Published online by Cambridge University Press: 14 March 2022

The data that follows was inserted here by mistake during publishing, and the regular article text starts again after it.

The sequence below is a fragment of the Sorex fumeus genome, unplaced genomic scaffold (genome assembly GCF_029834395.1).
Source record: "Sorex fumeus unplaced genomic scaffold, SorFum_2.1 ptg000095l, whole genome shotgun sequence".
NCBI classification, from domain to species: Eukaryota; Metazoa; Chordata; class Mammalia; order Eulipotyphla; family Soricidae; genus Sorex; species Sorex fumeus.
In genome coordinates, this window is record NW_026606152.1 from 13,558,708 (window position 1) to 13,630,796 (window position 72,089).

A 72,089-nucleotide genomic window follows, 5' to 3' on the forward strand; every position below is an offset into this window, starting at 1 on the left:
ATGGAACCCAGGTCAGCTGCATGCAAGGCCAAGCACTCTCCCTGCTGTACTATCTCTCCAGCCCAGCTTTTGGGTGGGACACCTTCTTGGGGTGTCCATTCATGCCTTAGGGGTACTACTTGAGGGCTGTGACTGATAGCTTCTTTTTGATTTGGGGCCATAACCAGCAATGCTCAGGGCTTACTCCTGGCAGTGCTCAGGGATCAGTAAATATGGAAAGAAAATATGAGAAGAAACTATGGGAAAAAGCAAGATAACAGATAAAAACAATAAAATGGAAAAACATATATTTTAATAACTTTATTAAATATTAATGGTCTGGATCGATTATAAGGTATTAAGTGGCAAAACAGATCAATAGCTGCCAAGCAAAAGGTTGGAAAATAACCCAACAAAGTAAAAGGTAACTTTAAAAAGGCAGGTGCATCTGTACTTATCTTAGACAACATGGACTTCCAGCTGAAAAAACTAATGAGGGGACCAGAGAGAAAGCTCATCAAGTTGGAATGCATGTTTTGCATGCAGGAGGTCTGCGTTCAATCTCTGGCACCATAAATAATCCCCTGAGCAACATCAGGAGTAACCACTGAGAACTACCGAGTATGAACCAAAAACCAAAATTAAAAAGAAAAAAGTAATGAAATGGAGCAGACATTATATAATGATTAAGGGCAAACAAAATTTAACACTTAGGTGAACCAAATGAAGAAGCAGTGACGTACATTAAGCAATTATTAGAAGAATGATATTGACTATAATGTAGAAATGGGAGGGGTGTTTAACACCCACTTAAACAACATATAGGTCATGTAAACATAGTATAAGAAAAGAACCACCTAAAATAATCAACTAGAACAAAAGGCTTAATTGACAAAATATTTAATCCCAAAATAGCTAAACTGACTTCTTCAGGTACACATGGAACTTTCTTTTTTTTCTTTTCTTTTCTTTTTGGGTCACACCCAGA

This chapter reviews research that examines the fundamental cognitive and social processes whereby people learn to read and write. The chapter discusses three types of literate knowledge. First, literacy can be general, such as the ability to decode words or engage in drafting and revision. Second, literacy can be task-specific: learning to read a novel and learning to read a recipe require different declarative and procedural knowledge. Third, literacy can be community-specific, in which members of a community approach a given text using different cognitive and interpretive frameworks. Learning how to read and write requires many distinct cognitive components, from decoding letters to composing and interpreting texts. Literacy also requires the ability to integrate these skills within communities of practice, and these findings are aligned with sociocultural perspectives on learning in all subjects.